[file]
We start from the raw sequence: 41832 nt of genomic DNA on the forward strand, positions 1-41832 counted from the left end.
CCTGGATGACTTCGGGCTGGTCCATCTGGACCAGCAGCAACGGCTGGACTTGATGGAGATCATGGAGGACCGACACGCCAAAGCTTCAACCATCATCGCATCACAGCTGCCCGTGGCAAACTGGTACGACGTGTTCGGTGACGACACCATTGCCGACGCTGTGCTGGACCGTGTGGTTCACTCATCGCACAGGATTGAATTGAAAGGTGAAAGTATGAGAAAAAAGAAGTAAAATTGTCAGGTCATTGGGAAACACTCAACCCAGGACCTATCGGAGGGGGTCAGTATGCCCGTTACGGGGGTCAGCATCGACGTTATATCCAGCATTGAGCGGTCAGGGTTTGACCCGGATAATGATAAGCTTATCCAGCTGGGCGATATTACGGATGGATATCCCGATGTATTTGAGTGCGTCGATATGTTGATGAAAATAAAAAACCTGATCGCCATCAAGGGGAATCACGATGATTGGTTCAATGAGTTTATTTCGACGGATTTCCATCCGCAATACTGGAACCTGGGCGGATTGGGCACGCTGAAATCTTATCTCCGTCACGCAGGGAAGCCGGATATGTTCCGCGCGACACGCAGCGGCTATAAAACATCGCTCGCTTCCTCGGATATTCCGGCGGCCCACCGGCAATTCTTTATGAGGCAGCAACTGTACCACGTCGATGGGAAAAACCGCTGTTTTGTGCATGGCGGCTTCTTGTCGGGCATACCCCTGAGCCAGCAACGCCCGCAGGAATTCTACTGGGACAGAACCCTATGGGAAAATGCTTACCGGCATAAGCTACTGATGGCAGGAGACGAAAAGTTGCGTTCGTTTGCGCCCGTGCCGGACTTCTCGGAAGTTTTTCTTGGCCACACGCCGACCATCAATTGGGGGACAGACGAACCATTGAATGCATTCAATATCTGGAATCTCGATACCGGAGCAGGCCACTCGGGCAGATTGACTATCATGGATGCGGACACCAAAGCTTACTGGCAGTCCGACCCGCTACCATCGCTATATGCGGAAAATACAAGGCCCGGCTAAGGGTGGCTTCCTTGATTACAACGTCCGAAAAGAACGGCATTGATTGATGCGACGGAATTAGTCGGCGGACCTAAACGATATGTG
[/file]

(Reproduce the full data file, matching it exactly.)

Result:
We start from the raw sequence: 41832 nt of genomic DNA on the forward strand, positions 1-41832 counted from the left end.
CCTGGATGACTTCGGGCTGGTCCATCTGGACCAGCAGCAACGGCTGGACTTGATGGAGATCATGGAGGACCGACACGCCAAAGCTTCAACCATCATCGCATCACAGCTGCCCGTGGCAAACTGGTACGACGTGTTCGGTGACGACACCATTGCCGACGCTGTGCTGGACCGTGTGGTTCACTCATCGCACAGGATTGAATTGAAAGGTGAAAGTATGAGAAAAAAGAAGTAAAATTGTCAGGTCATTGGGAAACACTCAACCCAGGACCTATCGGAGGGGGTCAGTATGCCCGTTACGGGGGTCAGCATCGACGTTATATCCAGCATTGAGCGGTCAGGGTTTGACCCGGATAATGATAAGCTTATCCAGCTGGGCGATATTACGGATGGATATCCCGATGTATTTGAGTGCGTCGATATGTTGATGAAAATAAAAAACCTGATCGCCATCAAGGGGAATCACGATGATTGGTTCAATGAGTTTATTTCGACGGATTTCCATCCGCAATACTGGAACCTGGGCGGATTGGGCACGCTGAAATCTTATCTCCGTCACGCAGGGAAGCCGGATATGTTCCGCGCGACACGCAGCGGCTATAAAACATCGCTCGCTTCCTCGGATATTCCGGCGGCCCACCGGCAATTCTTTATGAGGCAGCAACTGTACCACGTCGATGGGAAAAACCGCTGTTTTGTGCATGGCGGCTTCTTGTCGGGCATACCCCTGAGCCAGCAACGCCCGCAGGAATTCTACTGGGACAGAACCCTATGGGAAAATGCTTACCGGCATAAGCTACTGATGGCAGGAGACGAAAAGTTGCGTTCGTTTGCGCCCGTGCCGGACTTCTCGGAAGTTTTTCTTGGCCACACGCCGACCATCAATTGGGGGACAGACGAACCATTGAATGCATTCAATATCTGGAATCTCGATACCGGAGCAGGCCACTCGGGCAGATTGACTATCATGGATGCGGACACCAAAGCTTACTGGCAGTCCGACCCGCTACCATCGCTATATGCGGAAAATACAAGGCCCGGCTAAGGGTGGCTTCCTTGATTACAACGTCCGAAAAGAACGGCATTGATTGATGCGACGGAATTAGTCGGCGGACCTAAACGATATGTG